Week 1 – Brief Intro & Type Anatomy

Sometimes you will never know the value of a moment until it becomes a memory – Dr. Seuss

Silo Park

For the past 3 years whilst I have been living in Auckland, Silo Park has become a significant place to me as it is somewhere within walking distance to my home. Silo Park has become somewhere I go to with family and friends to embrace the outdoor surroundings and simply release stress.

Mind Map

I constructed a mind map to collect my thoughts and feelings I have towards my chosen location. The ones that resonated the most to me are listed below.

  • Restraint/ Limitation
  • Movement
  • Growth/ Development
  • Disconnect
  • Reflect

Anatomy of Type

The ‘Anatomy of Type’ refers to the terms used to describe the characteristics of a typeface. Just like human anatomy these characteristics all have different functions and have an effect on how the typeface is perceived by viewers. A lot of research has been done in this area to establish optimal typefaces for accessibility and legibility, getting a perfect balance of these characteristics results in a very effective and legible font. Having a solid understanding of these characteristics will allow you identify issues with applied typefaces and help identify effective typefaces for your application.

The two typefaces I chose to compare were ‘Gill Sans’ and ‘Baskerville’, the most obvious difference between these two typefaces is the use of serifs. The decorative small strokes added to the end of longer strokes, these small touches add to the quality and elegance of the typeface. These can be seen in ‘Baskerville’ typeface in the form of ‘Foot Serif’ at the bottom of the letter ‘P’, on the terminal of the letter ‘F’ and on the ‘ear’ of the letter ‘G’. Other differences I noticed was the use of hairlines, parts of letter forms which are of smaller weight as can be seen outlined in the ‘Baskerville’ letter ‘W’. Comparing this to Gill Sans which keeps a consistent weight throughout. Something else I noticed was even though Gill Sans has no serifs it still makes use of ‘spurs’ which can be seen on the lowercase ‘a’ as a decorative flick.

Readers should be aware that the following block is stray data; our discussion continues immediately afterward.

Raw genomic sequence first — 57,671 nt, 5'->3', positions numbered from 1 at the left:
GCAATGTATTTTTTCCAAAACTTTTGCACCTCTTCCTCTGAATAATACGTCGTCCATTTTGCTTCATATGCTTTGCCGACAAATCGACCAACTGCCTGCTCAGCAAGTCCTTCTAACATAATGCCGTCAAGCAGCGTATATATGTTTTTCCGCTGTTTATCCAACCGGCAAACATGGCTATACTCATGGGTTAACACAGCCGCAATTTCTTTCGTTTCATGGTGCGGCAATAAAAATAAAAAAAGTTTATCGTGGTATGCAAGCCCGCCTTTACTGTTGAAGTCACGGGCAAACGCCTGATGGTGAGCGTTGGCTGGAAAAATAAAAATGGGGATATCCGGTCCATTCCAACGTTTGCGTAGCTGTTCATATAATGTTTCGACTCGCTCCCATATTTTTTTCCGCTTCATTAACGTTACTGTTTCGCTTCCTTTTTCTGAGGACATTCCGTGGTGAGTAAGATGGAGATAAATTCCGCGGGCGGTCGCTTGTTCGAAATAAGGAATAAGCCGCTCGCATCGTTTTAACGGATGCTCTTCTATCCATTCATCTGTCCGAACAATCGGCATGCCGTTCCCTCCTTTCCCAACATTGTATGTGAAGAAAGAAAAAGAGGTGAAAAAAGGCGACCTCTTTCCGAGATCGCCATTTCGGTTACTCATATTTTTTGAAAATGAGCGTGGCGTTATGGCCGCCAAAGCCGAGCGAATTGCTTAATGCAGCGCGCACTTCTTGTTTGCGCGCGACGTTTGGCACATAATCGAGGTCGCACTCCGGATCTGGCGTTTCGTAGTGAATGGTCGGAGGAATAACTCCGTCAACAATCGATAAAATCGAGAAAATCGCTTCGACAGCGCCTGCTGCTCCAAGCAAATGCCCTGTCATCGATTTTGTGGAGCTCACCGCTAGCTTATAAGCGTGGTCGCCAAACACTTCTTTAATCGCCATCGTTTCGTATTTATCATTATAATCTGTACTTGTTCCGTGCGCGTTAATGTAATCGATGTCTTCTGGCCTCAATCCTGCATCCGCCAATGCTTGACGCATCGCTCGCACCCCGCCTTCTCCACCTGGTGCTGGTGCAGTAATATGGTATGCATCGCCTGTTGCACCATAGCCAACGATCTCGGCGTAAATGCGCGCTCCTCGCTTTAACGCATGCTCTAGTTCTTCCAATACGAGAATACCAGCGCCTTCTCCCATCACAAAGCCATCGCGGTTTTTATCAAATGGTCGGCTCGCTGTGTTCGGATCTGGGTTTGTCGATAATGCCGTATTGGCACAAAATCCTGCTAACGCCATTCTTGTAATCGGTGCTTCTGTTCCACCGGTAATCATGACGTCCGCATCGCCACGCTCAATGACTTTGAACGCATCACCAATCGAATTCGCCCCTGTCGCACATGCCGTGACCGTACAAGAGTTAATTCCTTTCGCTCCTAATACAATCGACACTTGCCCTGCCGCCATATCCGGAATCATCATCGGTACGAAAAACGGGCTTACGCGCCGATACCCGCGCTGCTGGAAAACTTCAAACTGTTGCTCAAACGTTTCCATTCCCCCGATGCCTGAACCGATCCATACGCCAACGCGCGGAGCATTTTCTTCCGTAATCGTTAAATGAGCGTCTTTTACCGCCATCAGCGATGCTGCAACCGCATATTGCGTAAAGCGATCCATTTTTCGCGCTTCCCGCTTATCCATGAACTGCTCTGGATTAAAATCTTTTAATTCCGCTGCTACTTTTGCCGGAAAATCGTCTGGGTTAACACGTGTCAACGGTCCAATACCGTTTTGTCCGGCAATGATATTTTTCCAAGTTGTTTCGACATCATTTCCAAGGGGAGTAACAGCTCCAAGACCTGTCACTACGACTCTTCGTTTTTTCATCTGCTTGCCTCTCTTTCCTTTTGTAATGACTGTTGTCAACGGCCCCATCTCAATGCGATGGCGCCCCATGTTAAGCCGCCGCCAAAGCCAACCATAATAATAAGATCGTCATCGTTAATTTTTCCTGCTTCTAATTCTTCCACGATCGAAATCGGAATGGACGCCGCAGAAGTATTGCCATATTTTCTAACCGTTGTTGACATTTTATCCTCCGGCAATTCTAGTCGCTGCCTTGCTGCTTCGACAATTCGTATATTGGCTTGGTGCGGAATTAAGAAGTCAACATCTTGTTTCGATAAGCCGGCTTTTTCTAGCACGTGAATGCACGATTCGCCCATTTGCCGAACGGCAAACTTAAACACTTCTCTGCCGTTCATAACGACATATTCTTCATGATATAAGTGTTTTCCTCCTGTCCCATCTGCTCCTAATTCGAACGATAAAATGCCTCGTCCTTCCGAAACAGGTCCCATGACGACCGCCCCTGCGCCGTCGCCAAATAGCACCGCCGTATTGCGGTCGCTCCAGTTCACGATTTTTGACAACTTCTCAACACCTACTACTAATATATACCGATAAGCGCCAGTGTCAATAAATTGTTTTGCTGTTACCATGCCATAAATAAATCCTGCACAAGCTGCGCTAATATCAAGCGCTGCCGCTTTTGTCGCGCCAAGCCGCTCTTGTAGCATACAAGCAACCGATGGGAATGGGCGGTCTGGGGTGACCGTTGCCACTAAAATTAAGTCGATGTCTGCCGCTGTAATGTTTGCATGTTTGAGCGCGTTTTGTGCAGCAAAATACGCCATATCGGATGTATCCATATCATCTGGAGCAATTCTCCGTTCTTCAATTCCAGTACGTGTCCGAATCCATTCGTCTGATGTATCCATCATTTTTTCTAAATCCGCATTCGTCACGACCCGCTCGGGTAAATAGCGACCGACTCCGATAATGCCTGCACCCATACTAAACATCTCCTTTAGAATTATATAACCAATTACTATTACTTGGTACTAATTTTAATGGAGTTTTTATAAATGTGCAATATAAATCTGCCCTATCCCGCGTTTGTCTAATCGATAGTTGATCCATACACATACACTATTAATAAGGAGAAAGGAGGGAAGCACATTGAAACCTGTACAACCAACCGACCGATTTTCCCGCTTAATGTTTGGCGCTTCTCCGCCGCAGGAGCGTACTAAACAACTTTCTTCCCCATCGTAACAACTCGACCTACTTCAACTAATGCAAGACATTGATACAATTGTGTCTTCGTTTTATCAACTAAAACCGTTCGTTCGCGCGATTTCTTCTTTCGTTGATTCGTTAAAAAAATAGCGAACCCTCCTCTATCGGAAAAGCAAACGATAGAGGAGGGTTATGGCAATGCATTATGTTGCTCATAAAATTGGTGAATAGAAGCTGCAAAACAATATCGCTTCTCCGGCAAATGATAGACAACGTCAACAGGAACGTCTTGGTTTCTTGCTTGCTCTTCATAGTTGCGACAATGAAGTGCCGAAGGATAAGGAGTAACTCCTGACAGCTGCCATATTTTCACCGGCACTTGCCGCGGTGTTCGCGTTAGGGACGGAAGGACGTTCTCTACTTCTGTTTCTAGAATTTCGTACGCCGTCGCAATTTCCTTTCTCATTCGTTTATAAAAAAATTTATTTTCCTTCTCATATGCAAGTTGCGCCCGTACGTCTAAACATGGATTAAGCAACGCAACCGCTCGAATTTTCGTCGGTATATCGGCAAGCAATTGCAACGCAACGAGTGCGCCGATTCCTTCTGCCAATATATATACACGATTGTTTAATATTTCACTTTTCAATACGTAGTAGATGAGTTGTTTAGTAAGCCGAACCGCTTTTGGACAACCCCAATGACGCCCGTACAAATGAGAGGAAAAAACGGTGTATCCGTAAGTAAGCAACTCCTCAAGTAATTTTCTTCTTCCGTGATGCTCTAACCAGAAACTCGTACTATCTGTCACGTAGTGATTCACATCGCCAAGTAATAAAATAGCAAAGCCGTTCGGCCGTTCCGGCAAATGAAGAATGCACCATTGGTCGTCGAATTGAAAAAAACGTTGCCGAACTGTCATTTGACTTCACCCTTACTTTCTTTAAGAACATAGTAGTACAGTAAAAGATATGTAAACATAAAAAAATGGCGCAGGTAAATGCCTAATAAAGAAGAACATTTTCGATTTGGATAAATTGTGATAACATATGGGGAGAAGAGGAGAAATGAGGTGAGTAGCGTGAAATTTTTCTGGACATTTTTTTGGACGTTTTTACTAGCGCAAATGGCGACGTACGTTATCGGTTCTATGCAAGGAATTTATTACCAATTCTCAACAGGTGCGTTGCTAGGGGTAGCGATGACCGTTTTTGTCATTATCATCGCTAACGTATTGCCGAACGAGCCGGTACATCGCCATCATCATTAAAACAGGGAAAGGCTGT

I have always liked the ‘Cooper Black’ typeface mostly due to its heavy weight and ability to stand out yet the curves in the letter forms make it easy on the viewers eyes. I like the varying weights throughout the letters for examples the shape of the counters in the letter ‘G’ creates varying lines of thickness surrounding them. The chunkiness of the serifs gives the type a bit of a fun look without jeopardising the quality of the type.

Cooper Black is a fun and welcoming heavy typeface due to its small counters and chunky serifs. These characteristics also aid in the typefaces legibility and make it ideal for viewers with impaired vision. Its legibility and Art Nouvea influence were some of the reasons it was such a popular typeface in the 70’s.

Typeface Comparison

While researching I stumbled upon a cool tool which allows you to compare different typefaces either side-by-side or overlapping to easily distinguish their differing characteristics. Unfortunately the fonts I chose to compare were not available for selection in this tool. I think the over lapping view is effective for identifying differing weights and sizes between letters which when small can be hard to notice in a side-by-side view.


PT Serif

Photographic Exploration

Above shows a series of photographs I have taken over the last 12 weeks during the process of this assignment. I have done various shoots at different times of the day and have fully immersed myself in this location. Doing a number of different shoots allowed me capture the location in different lights and with varying amounts of people, sometimes there were events on with lots of people around and some of my morning shoots I was able to capture the park completely empty.


My initial feelings that I had when thinking about my chosen place was the feeling of happiness but after thinking more deeply about what Silo Park truely means to me, I discovered more emotions beyond the surface. The feeling of restraint became a strong emotion attached to my place and I realised how different it is visiting a park when you’re no longer a child. I have found myself to now be more of an ‘observer’, I go to simply walk around the playground, activities or sit on a park bench. The nostalgic feelings are strong watching young children without a care in the world enjoying the playground. I have noticed with age the feeling of limitation and lack of freedom has also become a big factor in the emotions I feel towards this place. As a child a playground is somewhere I felt limitless and could do whatever I wanted, but as I grew up I quickly faced the harsh reality.

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